One of my research interests concerns rare book librarianship from the 1880s to the 1950s, during which amateur gentlemen (and a few distinguished ladies) morphed slowly and often with great reluctance into the professional librarians of today. That old world aesthetic is still around in some institutional corners.
I was recently going through the papers of Stuart C. Sherman (1916-1983) at the John Hay Library at Brown University; Sherman served as Librarian of the PPL from about 1943-1968, whereupon in a surprise move he left administrative work to “get back to the books” by becoming head of the John Hay, Brown’s special collections library. The die had been cast, however. By the late 1960s, no one could escape administrative work at a major library, and by 1978 Sherman was disillusioned and his health was deteriorating.
One particular letter from collector and eventual donor Albert E. Lownes (Brown Class of 1920) to Sherman, written several weeks after the latter resigned from PPL, is indicative of how the old bookmen felt about the new “professionals”:
“Four times in the past two weeks I have written letters to you and four times I have torn them up because they didn’t say what I wanted to say to you. First, of course, I would express my sorrow that you are leaving Providence Public Library, but our conversations on the road had convinced me that this was just a matter of time. In the past decade the whole concept of librarianship has changed. Until recently a librarian was a gentleman who cared for and knew about books. Suddenly he is an administrator, a money-raiser, a technician, and the rear end of a computer. If he has any feeling for books it is purely coincidental. It has been my privilege to know many librarians of the old school. William E. Foster, who could be equally enthusiastic about Horace and New Hampshire’s Mount Chocorua. (I wonder what became of his massive records of the mountain. Brad Swan might find them exciting.) Your father, George Parker Winship, Harry L. Koopman, H. B. Van Hoesen, Lawrence Wroth, Margaret Stillwell—these people knew and loved books. You are of that tradition by birth and by inclination. I think it will not be too difficult to find a new man for P.P.L. If the pay can be provided there will be no dearth of mechanized computerized librarians. But scholarly bookmen are in short supply. The shelves are bare and they can’t be produced by library school production lines.”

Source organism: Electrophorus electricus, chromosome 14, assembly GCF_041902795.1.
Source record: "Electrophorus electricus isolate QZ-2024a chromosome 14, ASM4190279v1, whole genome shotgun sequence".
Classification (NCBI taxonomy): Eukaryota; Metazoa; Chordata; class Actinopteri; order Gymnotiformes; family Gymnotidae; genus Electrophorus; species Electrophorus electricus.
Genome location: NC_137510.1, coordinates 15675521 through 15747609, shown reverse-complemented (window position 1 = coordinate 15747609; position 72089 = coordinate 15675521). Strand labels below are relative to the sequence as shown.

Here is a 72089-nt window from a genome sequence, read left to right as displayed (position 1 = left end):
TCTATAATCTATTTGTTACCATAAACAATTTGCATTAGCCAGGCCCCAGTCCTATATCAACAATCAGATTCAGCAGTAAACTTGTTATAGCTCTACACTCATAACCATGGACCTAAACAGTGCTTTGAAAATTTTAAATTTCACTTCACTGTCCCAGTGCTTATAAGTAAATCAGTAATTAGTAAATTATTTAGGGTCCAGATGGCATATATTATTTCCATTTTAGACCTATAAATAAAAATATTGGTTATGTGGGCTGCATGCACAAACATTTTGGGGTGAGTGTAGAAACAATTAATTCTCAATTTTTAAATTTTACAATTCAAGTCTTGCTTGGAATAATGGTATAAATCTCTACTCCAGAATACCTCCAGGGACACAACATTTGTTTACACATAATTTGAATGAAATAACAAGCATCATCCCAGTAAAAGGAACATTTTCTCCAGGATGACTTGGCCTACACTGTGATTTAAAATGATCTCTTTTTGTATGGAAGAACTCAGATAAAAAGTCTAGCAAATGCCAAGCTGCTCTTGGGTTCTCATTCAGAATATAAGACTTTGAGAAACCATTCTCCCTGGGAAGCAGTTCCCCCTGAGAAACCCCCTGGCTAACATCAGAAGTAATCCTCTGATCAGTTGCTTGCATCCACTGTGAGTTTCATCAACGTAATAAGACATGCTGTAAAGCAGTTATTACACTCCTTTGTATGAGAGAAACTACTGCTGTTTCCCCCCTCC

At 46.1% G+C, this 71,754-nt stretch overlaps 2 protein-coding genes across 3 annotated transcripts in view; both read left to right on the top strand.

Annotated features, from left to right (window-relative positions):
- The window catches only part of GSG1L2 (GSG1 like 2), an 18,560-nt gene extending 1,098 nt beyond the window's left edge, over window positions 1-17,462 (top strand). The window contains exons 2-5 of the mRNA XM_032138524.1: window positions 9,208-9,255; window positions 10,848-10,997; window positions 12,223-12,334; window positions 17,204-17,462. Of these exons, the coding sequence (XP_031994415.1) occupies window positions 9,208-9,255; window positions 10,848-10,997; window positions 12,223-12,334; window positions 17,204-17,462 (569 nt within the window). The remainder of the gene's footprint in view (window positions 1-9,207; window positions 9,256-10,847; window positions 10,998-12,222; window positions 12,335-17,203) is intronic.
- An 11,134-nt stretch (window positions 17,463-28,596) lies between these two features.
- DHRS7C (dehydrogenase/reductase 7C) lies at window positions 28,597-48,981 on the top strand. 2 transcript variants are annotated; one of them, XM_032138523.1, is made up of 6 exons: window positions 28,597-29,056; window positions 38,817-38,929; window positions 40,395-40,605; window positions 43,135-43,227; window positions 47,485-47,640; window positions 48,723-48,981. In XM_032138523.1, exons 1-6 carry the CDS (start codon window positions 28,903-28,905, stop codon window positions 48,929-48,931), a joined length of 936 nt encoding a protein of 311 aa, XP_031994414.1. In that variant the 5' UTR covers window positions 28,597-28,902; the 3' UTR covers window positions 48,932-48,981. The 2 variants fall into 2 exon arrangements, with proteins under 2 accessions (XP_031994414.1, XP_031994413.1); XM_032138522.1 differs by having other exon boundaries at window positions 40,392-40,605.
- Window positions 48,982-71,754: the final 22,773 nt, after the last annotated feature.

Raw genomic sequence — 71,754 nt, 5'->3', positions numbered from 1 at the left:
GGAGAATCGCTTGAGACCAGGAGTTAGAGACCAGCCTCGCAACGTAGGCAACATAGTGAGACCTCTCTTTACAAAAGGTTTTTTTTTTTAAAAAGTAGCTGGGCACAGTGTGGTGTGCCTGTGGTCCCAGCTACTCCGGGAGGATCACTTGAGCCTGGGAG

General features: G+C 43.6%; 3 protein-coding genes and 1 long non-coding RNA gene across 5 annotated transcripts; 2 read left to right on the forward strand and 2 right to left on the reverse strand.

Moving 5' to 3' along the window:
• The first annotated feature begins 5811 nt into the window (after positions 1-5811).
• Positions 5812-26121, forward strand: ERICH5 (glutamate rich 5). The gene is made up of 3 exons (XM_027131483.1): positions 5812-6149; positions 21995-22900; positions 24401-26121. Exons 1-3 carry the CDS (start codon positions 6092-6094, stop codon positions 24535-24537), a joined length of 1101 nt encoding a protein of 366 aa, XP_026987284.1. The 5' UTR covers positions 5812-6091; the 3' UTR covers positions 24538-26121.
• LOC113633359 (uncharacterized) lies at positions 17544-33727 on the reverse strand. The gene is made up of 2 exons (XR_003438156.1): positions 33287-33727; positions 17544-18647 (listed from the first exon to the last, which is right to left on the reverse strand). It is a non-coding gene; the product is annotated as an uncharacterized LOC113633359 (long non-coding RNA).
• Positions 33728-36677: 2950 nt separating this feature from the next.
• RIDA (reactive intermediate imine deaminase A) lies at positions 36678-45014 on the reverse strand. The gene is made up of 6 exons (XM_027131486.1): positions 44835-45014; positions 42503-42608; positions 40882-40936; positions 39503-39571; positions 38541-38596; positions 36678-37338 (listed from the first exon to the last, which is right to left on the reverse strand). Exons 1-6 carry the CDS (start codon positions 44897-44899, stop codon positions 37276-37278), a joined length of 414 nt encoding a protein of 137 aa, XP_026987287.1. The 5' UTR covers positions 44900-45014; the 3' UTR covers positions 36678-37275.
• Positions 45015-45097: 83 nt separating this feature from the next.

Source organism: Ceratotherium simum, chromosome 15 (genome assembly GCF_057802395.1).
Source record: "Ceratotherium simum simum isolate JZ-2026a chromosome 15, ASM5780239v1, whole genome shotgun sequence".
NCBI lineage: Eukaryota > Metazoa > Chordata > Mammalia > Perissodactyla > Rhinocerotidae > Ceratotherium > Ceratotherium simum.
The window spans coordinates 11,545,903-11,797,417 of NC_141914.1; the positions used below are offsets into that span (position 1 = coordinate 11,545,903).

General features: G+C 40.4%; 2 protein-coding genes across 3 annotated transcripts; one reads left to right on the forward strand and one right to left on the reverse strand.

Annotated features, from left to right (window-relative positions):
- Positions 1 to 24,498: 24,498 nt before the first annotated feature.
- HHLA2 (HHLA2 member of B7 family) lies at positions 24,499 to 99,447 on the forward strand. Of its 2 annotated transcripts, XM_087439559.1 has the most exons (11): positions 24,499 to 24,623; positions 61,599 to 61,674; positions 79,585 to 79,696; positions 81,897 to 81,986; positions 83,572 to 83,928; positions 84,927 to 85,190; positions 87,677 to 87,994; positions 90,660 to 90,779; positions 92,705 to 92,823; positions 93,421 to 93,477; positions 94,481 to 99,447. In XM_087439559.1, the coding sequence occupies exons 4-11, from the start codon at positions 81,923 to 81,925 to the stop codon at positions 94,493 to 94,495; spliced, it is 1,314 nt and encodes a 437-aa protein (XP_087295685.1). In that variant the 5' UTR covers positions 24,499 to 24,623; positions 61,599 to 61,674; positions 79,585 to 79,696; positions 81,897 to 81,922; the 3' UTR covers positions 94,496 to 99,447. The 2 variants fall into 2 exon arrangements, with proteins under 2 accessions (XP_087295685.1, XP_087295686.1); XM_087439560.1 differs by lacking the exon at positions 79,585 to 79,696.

William E. Foster was PPL Librarian from 1878-1930
Harry L. Koopman was Brown Librarian from 1893-1930
Henry B. Van Hoesen was Brown Librarian from 1930-1949
George Parker Winship was Librarian of the John Carter Brown Library from 1895-1915, after which he went to Harvard
Lawrence Wroth was Librarian of the John Carter Brown Library from 1923-1957
Margaret B. Stillwell was Librarian of the Annmary Brown Memorial Library from 1917-1953.